The next job I ended up in was actually pretty abysmal too, but I just stuck it out for 18 months. I saw numerous staff leave within the probationary period while I was there (many lasted only 1 or 2 weeks) because the married couple who ran the business were just that unpleasant to work for.

    My advice would be to stick it out a little longer to see if things improve, but don't feel like you have to stay if you are truly miserable.

    I think it's so important to be at least content at work. If you can be truly happy, that's a bonus!

  6. #15
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    I'd leave, if you hate it cut your losses and look for something else.
    I once went for a shift at a place and never went back even tho it seemed very good on paper I just got a weird vibe from it and sure enough a few months later I was told they were being investigated for some illegalities.

  7. #16
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    Thank you so much everyone. I'm finding all your responses so helpful. Some really valuable advice, thank you.

    Today was a much better day. So much better. I actually enjoyed myself!

    We really need the money so I'll try and stick it out as long as possible and try to learn as much as I can. And if I end up being one of those people who turn out to love it then well and good, otherwise I'll try to use it as a stepping stone to some other job. I don't think its the kind of thing I could do long term - I'd burn out.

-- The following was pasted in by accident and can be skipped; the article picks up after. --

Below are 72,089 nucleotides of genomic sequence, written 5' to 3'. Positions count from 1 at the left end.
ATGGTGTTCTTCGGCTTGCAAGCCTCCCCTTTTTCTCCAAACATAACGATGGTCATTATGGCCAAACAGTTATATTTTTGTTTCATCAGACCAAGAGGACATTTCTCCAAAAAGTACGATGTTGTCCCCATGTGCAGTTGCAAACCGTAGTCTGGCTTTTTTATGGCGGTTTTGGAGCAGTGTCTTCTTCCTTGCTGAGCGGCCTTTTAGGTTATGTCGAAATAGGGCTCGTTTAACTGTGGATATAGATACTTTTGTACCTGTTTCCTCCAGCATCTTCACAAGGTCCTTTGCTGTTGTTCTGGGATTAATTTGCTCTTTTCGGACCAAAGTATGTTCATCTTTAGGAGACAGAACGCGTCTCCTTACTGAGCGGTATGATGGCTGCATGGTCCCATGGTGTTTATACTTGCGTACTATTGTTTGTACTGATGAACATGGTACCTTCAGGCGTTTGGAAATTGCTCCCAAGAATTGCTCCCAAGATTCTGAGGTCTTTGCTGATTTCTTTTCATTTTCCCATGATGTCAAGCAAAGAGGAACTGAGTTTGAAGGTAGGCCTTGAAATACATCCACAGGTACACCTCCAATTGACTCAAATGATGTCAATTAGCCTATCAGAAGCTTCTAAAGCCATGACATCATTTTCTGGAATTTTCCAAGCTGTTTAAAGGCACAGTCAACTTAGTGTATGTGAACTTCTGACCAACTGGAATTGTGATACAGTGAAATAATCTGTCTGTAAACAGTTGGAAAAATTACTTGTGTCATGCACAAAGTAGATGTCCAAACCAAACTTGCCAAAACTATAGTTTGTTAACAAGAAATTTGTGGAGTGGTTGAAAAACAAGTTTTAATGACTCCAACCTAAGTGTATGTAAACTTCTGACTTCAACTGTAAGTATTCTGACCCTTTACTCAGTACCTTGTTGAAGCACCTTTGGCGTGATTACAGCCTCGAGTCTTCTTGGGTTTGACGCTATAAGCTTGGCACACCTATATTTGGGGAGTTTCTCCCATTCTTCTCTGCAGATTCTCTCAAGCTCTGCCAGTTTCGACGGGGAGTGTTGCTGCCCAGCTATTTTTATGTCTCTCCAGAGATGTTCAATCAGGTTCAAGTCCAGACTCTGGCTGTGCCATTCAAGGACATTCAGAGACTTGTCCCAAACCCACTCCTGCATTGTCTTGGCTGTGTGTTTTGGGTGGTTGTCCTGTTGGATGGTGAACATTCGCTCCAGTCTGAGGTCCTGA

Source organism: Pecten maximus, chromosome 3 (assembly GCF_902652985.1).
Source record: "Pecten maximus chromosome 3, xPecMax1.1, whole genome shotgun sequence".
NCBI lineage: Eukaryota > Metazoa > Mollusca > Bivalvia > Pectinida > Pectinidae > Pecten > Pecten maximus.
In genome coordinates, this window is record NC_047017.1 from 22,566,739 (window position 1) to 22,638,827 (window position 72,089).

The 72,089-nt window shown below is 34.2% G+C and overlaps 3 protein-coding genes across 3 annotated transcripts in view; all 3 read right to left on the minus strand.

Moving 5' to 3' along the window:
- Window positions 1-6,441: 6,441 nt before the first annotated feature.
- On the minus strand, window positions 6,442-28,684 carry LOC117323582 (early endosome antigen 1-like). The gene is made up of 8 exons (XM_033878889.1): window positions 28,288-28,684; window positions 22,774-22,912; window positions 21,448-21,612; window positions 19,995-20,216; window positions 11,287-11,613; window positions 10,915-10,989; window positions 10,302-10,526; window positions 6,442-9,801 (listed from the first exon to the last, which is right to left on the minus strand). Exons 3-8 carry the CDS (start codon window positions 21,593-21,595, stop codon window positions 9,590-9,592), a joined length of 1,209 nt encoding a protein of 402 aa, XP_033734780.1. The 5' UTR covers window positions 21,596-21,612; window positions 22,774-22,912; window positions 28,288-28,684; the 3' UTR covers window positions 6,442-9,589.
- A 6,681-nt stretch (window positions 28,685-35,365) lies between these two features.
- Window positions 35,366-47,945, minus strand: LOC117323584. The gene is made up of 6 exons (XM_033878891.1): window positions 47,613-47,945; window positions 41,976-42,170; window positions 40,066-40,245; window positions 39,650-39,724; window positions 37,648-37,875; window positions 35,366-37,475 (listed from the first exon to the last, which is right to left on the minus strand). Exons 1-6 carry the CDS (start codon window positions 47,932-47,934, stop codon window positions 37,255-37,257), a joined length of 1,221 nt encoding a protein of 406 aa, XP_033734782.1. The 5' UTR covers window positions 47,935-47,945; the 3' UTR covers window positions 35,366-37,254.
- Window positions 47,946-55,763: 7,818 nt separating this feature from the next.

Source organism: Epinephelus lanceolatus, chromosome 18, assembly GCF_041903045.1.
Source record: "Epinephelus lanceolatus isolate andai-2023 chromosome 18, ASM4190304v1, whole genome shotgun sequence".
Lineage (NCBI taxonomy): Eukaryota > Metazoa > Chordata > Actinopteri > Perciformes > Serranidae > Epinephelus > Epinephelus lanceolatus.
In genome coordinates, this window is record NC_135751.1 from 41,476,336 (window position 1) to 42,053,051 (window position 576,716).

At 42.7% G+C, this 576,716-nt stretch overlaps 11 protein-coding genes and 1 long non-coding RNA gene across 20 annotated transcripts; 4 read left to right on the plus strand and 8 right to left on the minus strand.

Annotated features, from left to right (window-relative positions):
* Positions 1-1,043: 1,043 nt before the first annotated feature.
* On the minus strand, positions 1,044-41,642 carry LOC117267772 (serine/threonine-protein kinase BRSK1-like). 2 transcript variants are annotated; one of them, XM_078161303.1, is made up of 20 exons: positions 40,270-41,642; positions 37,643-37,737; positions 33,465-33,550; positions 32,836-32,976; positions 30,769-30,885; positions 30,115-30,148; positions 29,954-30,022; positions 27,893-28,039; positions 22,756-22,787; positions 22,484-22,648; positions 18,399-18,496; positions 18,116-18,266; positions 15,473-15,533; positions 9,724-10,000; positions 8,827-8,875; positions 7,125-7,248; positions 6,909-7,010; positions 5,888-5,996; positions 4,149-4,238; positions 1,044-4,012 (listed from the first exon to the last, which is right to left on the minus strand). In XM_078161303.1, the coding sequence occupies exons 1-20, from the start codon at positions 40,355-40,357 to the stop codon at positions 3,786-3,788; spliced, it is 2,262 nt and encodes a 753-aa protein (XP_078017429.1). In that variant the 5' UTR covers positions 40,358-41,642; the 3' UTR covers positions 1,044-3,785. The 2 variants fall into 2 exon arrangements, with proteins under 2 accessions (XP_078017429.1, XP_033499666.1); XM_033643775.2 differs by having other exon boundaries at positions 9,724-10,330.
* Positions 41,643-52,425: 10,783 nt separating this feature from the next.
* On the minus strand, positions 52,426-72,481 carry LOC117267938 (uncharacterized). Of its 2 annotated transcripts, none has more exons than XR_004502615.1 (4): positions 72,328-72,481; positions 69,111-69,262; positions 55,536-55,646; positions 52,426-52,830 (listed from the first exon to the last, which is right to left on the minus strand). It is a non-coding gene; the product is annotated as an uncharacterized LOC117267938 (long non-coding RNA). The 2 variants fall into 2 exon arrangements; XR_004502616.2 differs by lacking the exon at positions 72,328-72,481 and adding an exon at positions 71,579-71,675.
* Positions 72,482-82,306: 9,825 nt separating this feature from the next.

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  9. #17
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    Default Just started work and HATE it.

    Have things improved @MissMuppet?
    Last edited by Little Miss Sunshine; 16-03-2016 at 06:35.

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  11. #18
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    Yes! I'm working incredibly long hours (7:30 - 6 with lunch eaten at my desk and working from home at night) but I have genuinely enjoyed this week. I'm working with a small team at the moment and they've been wonderful - such a contrast from my first few weeks. The projects only last a couple of weeks and then its on to a new one with a new team which makes me a nervous, but for now I'm enjoying it. Even if the days are long and the deadlines short.

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    binnielici  (17-03-2016),harvs  (16-03-2016),Little Miss Sunshine  (16-03-2016)

  13. #19
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    I was an admin at a management consultants for quite a few years.
    The new grads get worked hard & fast and you can see it takes quite a toll on some of them.
    Im glad to hear your last few days were an improv on the first ones

  14. #20
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    I work in the accounting field (in case the user name didn't give it away!) and have heard both great and horror stories about what is expected of grad employees. The majority though is that people with other commitments outside of work (a family at home, elderly parents to care for, etc) tend to struggle just purely because they don't have the time to give the business that is expected.

    A close friend of mine was expected to work until midnight on average 3-4 times a week, I found it staggering.

    I'm really happy to hear you're doing better than you when you started the thread and I hope it continues to improve.